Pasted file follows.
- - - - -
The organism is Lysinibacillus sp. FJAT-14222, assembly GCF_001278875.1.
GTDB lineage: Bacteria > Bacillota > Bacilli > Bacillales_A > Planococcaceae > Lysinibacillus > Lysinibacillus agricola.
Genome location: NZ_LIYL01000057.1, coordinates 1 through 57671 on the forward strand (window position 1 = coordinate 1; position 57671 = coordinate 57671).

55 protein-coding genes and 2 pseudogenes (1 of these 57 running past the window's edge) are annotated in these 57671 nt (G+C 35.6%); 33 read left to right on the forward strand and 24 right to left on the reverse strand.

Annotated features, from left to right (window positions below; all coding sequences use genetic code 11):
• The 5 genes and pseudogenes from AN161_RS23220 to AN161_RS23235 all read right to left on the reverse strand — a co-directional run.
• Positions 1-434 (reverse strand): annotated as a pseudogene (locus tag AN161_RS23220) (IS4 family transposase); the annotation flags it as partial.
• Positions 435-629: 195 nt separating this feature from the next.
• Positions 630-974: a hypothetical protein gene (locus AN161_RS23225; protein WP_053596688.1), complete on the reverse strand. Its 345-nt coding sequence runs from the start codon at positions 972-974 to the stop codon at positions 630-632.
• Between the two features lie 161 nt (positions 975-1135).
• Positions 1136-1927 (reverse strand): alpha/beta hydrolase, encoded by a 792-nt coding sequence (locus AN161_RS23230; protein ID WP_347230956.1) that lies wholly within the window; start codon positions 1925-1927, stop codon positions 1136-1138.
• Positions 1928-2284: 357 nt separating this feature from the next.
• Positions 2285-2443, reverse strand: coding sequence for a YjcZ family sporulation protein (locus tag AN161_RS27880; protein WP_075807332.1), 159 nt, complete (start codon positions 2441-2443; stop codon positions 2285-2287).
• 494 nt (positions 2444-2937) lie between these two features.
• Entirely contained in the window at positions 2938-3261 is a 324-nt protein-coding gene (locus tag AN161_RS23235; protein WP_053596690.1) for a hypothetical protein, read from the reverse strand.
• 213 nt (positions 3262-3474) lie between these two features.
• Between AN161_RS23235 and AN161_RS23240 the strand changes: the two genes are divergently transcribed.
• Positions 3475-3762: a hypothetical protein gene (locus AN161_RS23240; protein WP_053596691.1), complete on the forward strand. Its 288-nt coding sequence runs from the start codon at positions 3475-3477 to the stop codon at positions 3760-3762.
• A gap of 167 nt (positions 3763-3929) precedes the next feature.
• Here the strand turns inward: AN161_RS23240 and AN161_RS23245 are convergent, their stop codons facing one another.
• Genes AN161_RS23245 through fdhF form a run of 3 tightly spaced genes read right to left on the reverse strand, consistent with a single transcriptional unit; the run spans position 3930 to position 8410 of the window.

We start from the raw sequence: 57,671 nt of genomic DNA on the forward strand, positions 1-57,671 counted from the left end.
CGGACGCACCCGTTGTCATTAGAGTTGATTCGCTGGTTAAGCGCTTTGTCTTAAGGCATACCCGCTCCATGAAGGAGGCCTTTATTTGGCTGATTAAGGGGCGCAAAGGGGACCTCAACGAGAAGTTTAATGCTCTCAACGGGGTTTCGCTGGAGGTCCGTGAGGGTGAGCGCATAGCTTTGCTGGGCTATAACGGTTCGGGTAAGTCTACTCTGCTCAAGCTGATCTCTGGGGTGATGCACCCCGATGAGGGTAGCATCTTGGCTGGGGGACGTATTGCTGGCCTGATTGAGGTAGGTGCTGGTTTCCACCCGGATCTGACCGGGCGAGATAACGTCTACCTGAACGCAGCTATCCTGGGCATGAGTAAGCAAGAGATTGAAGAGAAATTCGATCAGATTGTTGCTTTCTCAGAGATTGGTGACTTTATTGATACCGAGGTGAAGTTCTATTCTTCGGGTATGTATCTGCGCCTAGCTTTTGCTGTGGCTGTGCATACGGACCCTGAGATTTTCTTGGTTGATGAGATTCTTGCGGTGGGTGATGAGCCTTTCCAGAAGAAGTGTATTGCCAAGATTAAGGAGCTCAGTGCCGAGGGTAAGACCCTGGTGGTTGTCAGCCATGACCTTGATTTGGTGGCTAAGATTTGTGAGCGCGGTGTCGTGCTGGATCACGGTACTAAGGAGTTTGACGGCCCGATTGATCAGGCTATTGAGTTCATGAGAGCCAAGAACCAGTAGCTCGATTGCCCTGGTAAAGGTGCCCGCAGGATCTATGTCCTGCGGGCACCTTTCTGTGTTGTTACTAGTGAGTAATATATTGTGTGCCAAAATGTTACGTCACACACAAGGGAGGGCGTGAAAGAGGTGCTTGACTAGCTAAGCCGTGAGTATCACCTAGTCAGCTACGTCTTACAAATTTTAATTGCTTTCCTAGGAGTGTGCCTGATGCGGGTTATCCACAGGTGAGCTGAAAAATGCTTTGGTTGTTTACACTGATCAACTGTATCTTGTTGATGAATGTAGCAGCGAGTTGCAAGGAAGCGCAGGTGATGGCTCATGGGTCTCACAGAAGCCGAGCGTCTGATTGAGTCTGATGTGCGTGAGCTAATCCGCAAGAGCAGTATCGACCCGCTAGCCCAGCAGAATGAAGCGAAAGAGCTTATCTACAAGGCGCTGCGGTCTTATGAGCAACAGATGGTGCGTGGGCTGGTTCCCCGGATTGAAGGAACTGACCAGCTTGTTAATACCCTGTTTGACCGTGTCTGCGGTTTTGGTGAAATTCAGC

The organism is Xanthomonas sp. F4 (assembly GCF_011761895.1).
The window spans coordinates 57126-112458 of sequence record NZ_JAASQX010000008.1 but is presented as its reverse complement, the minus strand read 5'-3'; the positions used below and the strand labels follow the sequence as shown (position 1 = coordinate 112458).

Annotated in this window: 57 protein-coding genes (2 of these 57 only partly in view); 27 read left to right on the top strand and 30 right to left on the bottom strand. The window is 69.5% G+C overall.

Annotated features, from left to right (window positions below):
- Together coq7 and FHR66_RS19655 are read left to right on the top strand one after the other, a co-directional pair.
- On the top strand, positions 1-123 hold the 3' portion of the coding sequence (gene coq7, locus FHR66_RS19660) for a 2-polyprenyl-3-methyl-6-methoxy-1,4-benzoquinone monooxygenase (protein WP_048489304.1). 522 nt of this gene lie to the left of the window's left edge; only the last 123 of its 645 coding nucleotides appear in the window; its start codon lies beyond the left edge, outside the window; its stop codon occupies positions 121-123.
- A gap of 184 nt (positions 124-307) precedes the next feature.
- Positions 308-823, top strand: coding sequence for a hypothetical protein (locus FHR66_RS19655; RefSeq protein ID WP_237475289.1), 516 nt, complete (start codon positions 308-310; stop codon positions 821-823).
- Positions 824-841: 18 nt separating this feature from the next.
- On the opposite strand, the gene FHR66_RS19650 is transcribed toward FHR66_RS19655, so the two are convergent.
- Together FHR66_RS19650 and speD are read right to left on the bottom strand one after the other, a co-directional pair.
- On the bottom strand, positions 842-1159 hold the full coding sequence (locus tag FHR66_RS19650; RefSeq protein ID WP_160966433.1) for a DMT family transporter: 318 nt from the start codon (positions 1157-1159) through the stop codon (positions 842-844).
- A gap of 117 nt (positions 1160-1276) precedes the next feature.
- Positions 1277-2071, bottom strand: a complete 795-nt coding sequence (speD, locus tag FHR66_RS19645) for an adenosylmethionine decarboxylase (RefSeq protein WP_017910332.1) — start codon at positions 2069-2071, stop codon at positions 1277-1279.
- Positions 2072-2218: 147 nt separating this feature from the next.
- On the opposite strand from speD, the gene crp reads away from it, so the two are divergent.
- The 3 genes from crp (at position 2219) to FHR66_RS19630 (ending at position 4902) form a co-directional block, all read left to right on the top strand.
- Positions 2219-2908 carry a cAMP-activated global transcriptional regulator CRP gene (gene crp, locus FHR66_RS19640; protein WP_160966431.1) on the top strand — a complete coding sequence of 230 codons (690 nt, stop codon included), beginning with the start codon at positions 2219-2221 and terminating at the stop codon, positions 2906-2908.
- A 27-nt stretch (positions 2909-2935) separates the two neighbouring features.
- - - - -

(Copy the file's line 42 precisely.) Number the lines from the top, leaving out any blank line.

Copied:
- A 27-nt stretch (positions 2909-2935) separates the two neighbouring features.